I work in a large community hospital Emergency Center and I review medical records for disability claims at a nation-wide disability insurer. I also serve as a Deputy Sheriff on the SWAT team for a local county, as the medical asset.
Thursday, March 03, 2005
Nothing wrong with her!
What a horrible way for this girl to have lived her life:
From the time Tilly Merrell was a year old, doctors told her family she would never have a normal life -- or even a normal meal.
British doctors found that the food she swallowed went into her lungs instead of her stomach, causing devastating lung infections. They said she had isolated bulbar palsy, and their solution was to feed her through a stomach tube. Forever.
But having a backpack with a food pump wired to her stomach wasn't much of a life for a girl whose favorite smell is bacon frying -- a girl who once broke through a locked kitchen door in an effort to sneak some cheese. So her family got help from their community of Warndon, about 120 miles north of London, raising enough money to take Tilly, now 8, on a 5,000-mile journey they hoped might change her life, a journey to Lucile Salter Packard Children's Hospital at Stanford University.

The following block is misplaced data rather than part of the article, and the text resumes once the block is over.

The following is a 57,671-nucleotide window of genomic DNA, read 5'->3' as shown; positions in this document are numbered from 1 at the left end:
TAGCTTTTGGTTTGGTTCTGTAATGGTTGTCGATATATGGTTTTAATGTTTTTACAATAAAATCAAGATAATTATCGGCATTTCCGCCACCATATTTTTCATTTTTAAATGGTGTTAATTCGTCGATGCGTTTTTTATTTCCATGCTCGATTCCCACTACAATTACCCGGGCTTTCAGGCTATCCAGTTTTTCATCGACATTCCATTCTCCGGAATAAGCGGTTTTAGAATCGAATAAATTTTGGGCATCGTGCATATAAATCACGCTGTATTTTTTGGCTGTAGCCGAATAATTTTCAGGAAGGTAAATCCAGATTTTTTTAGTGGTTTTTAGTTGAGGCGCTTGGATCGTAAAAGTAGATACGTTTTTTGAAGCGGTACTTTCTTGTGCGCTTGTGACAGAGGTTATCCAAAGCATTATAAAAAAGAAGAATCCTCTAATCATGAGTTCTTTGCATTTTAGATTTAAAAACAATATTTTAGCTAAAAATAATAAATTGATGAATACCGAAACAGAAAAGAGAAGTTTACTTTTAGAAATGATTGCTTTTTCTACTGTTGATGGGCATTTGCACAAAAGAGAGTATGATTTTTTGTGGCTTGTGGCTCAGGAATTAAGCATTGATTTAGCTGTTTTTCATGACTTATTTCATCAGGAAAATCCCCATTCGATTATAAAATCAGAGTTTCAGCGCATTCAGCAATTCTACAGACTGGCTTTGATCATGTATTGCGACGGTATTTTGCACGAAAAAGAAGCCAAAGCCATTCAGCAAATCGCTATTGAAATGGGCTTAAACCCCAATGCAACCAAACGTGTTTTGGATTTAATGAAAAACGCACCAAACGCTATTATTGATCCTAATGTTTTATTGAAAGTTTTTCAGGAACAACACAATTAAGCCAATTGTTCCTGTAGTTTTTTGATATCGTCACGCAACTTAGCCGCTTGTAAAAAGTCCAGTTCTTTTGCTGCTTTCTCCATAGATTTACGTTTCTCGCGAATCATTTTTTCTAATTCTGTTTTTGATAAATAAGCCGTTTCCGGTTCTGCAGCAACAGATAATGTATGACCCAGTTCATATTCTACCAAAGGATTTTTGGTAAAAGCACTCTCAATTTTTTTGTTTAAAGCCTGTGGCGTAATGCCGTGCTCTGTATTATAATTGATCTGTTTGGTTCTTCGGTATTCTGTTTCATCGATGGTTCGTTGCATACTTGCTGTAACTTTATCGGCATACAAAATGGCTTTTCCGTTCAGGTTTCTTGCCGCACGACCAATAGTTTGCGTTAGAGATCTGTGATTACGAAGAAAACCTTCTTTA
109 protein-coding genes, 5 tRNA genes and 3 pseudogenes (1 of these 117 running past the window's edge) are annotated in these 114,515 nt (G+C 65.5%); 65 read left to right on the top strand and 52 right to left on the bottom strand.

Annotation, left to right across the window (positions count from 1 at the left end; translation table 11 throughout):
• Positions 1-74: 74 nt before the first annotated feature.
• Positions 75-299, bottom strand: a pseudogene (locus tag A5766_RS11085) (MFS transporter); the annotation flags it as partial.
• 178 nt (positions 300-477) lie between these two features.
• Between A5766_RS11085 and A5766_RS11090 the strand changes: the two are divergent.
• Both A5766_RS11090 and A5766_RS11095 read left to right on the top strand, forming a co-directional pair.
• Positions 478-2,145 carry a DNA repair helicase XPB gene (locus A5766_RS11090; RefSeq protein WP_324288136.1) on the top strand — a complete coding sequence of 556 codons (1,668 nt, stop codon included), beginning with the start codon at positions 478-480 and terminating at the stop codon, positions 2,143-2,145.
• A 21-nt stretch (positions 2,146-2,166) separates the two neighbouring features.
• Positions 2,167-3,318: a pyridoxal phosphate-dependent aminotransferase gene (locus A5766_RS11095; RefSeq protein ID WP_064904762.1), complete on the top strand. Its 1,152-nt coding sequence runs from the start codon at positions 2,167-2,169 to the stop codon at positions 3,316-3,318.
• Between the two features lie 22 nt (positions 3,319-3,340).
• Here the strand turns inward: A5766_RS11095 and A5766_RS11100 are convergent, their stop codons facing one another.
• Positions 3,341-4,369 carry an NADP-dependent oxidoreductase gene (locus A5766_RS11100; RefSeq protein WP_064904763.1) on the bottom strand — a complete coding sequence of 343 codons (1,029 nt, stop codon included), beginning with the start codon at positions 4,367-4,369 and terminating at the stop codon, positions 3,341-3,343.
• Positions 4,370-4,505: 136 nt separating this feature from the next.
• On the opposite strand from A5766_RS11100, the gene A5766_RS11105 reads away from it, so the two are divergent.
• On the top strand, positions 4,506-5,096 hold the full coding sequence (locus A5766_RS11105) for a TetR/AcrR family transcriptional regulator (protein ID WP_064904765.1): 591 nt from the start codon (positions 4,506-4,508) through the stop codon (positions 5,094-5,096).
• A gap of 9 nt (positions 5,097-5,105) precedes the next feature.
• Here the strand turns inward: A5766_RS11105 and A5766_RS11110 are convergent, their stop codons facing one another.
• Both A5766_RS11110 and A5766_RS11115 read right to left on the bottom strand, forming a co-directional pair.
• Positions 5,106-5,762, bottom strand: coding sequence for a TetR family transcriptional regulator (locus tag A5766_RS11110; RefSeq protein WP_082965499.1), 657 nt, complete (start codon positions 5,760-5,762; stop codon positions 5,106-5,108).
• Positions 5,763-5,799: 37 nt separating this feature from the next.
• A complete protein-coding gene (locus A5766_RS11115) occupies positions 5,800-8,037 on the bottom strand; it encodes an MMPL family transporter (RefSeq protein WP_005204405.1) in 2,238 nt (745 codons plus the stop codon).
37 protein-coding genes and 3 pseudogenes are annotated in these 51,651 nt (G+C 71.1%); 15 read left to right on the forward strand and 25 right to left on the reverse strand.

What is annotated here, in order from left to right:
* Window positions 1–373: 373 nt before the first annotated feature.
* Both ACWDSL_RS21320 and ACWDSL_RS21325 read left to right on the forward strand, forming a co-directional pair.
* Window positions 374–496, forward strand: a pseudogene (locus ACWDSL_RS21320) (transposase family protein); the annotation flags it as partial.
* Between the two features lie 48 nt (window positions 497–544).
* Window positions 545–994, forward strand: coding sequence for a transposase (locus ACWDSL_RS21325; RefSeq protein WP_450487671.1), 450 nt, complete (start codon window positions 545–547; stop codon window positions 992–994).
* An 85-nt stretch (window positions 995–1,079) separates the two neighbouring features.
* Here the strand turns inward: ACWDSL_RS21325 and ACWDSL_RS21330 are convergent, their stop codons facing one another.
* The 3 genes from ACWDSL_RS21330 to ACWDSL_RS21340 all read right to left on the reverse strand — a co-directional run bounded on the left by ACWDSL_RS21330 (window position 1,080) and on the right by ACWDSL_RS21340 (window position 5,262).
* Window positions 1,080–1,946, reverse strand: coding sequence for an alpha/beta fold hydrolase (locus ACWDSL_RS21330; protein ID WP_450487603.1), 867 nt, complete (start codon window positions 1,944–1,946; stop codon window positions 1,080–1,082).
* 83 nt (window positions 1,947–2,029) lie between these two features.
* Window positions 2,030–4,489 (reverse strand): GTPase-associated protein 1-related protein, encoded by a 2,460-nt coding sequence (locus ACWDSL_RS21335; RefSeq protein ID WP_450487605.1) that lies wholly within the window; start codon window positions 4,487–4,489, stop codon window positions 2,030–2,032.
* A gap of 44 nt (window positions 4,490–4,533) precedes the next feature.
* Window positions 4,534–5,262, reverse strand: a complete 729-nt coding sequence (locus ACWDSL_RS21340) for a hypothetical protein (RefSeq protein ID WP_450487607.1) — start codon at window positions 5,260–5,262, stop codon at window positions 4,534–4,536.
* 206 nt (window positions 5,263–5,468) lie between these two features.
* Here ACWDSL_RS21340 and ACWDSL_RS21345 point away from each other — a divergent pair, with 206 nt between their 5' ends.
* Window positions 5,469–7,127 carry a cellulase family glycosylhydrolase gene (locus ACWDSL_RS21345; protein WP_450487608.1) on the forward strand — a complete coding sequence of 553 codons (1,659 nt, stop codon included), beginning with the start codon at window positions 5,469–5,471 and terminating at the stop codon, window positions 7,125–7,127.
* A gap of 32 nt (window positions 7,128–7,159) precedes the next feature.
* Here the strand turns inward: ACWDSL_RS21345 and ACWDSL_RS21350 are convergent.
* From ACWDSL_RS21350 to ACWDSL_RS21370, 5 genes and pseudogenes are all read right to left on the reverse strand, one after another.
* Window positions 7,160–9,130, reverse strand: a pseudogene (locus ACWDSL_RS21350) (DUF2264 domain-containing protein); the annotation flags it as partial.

Doctors at Packard were intrigued that she had no neurological symptoms often associated with the palsy. In all other ways, she was a normal child with a mischievous smile and a truckload of energy. After seeing her Feb. 7, they ran three tests and found out what was wrong with her.